THE GLORIOUS CAUSE

By Jeff Shaara

Ballantine. 638 pp. $27.95 Jeff Shaara's novel of the American Revolution is the sequel to "Rise to Rebellion," which was based on the six years leading up to the conflict. The first book was written from the perspective of five principals: George Washington, John Adams, Abigail Adams, Benjamin Franklin and British commander Thomas Gage. "The Glorious Cause" uses a similar format, relating most events through the eyes of Washington, Nathaniel Greene, one of the general's most able proteges, and Franklin, busily serving as the rebels' chief negotiator in France. Because Gage has been dispatched back to England, the noble but unfortunate Gen. Charles Cornwallis is left to represent the enemy's point of view.

The story begins with nearly 20,000 British troops coming ashore in New York. "Combined with the great mass of naval power, it was the largest expedition the British military had ever assembled." Their forces included Hessian mercenaries, known for their brutality in battle. "Brutal or not, inhumane or not, this war might be won by the most efficient killers," Shaara reminds us, as if the final outcome were in doubt.

But since it is not in doubt -- since we know that through strategic brilliance, courage and occasionally just plain luck, Washington's ragtag band of rebels will overcome Britain's ostensibly superior power and change the course of history -- maintaining suspense needn't be the highest priority. One might reasonably assume that readers of fictional versions of real events aren't turning the pages to see what happens next. Rather, they are looking for history made lively and compelling by an imagination potent and creative enough to dispense with the layers of dust that have accumulated during the intervening centuries. Shaara's imagination seems up to the task, but his prose style is merely serviceable; hence his rendition is perhaps best described as workmanlike.

As he did in "Rise to Rebellion," Shaara devotes the first pages to a little guy who has no leading role to play in the drama that soon unfolds. He is a humble, unnamed Everyman who has left his wife and hearth to fish the waters of Gravesend Bay, N.Y. -- and it's no surprise when he encounters great misfortune at the hands of bayonet-wielding Hessians making their way to land. Some may frown at Shaara's introducing his tale with an anonymous character who is never seen or mentioned again, but for me, it seemed a sensible way to put a face on the type of men who became the foot soldiers of the Revolution, the militiamen and infantry who faced the redcoats and whose identities have faded with time.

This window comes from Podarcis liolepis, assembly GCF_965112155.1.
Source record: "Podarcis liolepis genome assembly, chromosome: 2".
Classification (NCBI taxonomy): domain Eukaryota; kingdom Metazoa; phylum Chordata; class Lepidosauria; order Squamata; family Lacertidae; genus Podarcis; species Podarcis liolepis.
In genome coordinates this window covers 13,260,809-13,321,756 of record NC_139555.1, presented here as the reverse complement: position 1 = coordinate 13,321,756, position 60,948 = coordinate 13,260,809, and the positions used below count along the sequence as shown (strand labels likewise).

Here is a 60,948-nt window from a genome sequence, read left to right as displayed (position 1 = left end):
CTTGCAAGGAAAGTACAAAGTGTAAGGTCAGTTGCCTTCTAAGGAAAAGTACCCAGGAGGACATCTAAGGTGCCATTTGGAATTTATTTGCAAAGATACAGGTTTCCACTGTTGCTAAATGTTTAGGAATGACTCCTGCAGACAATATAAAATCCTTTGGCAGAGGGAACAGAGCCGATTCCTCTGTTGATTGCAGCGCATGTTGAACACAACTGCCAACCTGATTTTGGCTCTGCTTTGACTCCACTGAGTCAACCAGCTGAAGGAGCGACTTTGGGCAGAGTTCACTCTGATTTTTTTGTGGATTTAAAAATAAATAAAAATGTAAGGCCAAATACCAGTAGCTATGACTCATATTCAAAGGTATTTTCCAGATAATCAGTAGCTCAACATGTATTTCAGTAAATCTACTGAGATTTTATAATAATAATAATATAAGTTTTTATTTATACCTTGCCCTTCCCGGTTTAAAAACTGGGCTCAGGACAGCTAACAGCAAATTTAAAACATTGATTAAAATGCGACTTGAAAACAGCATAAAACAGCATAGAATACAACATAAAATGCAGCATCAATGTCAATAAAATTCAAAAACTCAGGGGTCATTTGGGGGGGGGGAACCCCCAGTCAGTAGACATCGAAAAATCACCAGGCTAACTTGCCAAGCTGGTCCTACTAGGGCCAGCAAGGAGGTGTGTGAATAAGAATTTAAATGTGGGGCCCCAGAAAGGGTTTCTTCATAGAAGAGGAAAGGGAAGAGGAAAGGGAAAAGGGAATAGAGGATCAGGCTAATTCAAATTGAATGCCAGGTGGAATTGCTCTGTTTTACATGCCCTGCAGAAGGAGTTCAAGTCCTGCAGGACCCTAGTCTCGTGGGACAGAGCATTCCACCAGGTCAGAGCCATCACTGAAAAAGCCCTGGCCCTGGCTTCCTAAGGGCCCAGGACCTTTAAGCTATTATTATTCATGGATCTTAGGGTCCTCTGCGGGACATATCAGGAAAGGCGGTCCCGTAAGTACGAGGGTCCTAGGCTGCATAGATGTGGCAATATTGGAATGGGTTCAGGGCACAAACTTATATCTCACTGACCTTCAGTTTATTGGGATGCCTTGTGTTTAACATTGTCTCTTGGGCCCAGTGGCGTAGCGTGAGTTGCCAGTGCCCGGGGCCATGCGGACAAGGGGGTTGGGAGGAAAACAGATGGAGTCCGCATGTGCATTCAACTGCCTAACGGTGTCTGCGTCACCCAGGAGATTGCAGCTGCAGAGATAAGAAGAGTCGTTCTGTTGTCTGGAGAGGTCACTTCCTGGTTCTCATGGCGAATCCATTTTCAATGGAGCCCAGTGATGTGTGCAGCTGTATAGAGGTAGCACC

Perhaps because the men whose perspectives shape the novel are far from the common lot, Shaara tries hard and does well at portraying the daily dilemmas ordinary people faced during the war. He shows deep sympathy for those colonists who seemed indifferent to the rebels' cause but in actuality simply may have been too caught up in staying alive and keeping food on the table. Their plight becomes even more significant late in the conflict, when Washington is forced to reflect on the difficulties of persuading the people of individual states to see their struggle as a national one. Shaara describes the general's problem in terms that continue to resonate today, as the United States considers waging war in Iraq:

"It was difficult to convince citizens who never saw a British soldier that they should send their food and their money and their men to some remote horror in some far-removed place."

Shaara convincingly shows that American apathy was as much an obstacle as French dithering, which Franklin worked hard to overcome. Fortunately for the rebels, the British helped balance things with their self-destructive arrogance. Their smug superiority, along with internecine politicking among officers of the British command, proves as valuable as ammunition to Washington's campaigns.

Some of Shaara's set pieces are more effective than others; of these I found his account of Molly "Pitcher" Hays's bravery at the Battle of Monmouth especially moving. I was struck by the curious absence of black soldiers, who by most accounts made up about 20 percent of Washington's army. Aside from a reference to a "veritable throng of Negro servants" laboring at a British soiree, blacks are missing in action. There is not even a mention of William Lee, the slave who attended Washington so closely during the war that he was known as "the black shadow." Having said that, I'll readily concede that the vast pageant of the American Revolution certainly contained too many individual tales to include in a single novel, even one more than 600 pages long. The stories Shaara has singled out to expand upon are told with steadfast and genuine respect. The result rarely rises above pedestrian prose but is sufficiently entertaining fare for whiling away an afternoon or two.